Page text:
Tipping the scales at 210kg, Dave Letele knew he needed to change.
Sleeping on the floor in a community home, Dave Letele's bed had just collapsed under his weight. It was 2014 and Dave, like his bed, was broken. "Broke, broken and broken-hearted."
As he lay there on the floor he thought, "This can't be my life. I am meant for more than this."
He thought about his kids. About being a better example for them. And then he got up and started walking. First, he walked around One Tree Hill. Eventually he started walking twice a day. He stopped drinking fizz and started focusing on his nutrition, limiting takeaways and white bread. Next, he added boxing and high intensity sessions at the gym - and always finished his workouts with a long walk.
Soon training became his therapy. "When I was training I forgot about how crap my life was." So he trained as much as he could.
Despite plenty of moments where he felt like giving up, Dave persevered. "I would cry myself to sleep most days. Especially at the start of my journey."
But by the end of that year, Dave found himself in a new body - 100kg lighter - and with a new purpose. He wanted to help others achieve what he had.
From the exercise and diet plan he knew had worked for him, he developed Buttabean Motivation, a series of free community boot camps in Auckland. The programme's promise is weight loss in a healthy, sustainable way.
The history of boot camps is rooted in military training, developed as a way to instil discipline and improve soldiers' fitness and strength.
In 1888, inmates at a New York reformatory were introduced to military-style training to keep them active and avoid boredom.
In the late 1950s, Canadian Dr Bill Orban designed an 11-minute exercise plan for pilots in the Royal Canadian Airforce. Many were stationed in remote areas without equipment but Orban's Five Basic Exercises, built up over progressive exercise charts, could be done without weights or machinery. It was Orban's research at the University of California that determined that high intensity training was more beneficial for cardiovascular fitness than running a treadmill.
In the 60s and 70s the US Army Correctional Training Facility was built in an effort to rehabilitate criminals, rather than simply confine them. They were put through intensive eight week training programmes which included boot camp-style activities such as confidence courses, road marches and field training exercises.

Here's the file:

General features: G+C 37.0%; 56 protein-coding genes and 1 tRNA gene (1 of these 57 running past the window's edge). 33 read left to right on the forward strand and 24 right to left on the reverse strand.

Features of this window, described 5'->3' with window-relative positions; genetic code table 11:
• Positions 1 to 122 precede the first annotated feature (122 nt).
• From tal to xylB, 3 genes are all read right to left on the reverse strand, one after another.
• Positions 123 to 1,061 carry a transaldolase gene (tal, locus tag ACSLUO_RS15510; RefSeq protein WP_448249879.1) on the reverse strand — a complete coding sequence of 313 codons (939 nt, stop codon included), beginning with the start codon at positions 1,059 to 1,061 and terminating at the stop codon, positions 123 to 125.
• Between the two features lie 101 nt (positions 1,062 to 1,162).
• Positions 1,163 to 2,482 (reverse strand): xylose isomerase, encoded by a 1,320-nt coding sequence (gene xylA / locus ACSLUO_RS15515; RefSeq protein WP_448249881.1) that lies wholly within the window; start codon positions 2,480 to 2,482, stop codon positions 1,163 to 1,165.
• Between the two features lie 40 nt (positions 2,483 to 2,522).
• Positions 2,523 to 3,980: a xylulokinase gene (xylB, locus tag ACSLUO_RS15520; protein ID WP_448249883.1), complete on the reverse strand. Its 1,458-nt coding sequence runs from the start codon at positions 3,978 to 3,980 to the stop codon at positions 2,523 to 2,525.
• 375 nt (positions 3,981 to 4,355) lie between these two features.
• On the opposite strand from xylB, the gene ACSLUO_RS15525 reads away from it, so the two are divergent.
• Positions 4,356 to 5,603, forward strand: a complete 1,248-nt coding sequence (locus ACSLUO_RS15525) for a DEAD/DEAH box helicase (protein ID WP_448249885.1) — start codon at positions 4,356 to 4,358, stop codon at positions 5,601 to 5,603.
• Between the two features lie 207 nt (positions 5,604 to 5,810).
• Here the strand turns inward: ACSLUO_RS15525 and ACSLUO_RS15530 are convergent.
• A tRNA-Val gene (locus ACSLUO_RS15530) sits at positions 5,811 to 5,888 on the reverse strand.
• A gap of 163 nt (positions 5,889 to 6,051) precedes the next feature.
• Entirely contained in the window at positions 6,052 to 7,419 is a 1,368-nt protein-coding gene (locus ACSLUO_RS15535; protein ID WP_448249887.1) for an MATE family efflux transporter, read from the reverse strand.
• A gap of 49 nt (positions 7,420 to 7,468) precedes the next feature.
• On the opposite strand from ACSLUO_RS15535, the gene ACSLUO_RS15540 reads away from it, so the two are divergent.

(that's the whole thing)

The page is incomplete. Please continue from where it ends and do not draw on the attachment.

While the early 2000s gave rise to reality TV shows such as Celebrity Fit Club: Boot Camp, where overweight stars competed to reach target weights, boot camps began popping up off-screen too. The UK was introduced to the military style workouts by a retired British Army officer. Eventually their popularity went global and boot camps, including Dave's BBM programmes, are now a common alternative to gym workouts.
Independent New Zealand health company WellMe has assessed members of Dave's programme, taking 3D body scans, measuring mental health, weight, glucose levels and blood pressure.
Recent results showed a group of 36 boot camp participants collectively lost 852kg after completing a 12-week programme. All participants' blood pressures and resting heart rates were measured as returning to normal ranges and individuals registered as happier than when they started.
One participant, a woman battling Type 2 diabetes for 15 years, finished the programme and reversed her condition. Her doctor discovered she no longer had the disease and was able to take her off her medication.
At 210kg, Dave started his weight loss journey with nothing; no equipment and no programme. His access to gym training was offered for free by a friend.
At the same time as he began his weight loss journey, Dave was competing on the under card of Joseph Parker's fight nights. "People noticed I was losing weight each fight ... I was getting messages wanting to know what the secret was."
Most were shocked when he told them he'd simply started walking and stopped drinking fizzy drinks.
"I have lost over 100kg and kept it off. I use what I learned here when I started my boot camps. Everything we do is what I have done on my journey."
According to the Ministry of Health, one in three New Zealanders over 15 are obese. Of those, 47 per cent of Māori and 65 per cent of Pacific adults were classified as obese.
Recently Dave spoke at the Royal Australasian College of Physicians congress. He listened to a doctor tell the audience there is no other option for managing obesity but bariatric surgery. He disagrees.
"What we have created is a community that is there for each other, much like a marae or a village in the Pacific islands."
Dave's programme, which has also been set up in Hawkes Bay, Bulls and Niue, now has over 1000 participants. A free online group, BBM Motivation, has over 11,000 members.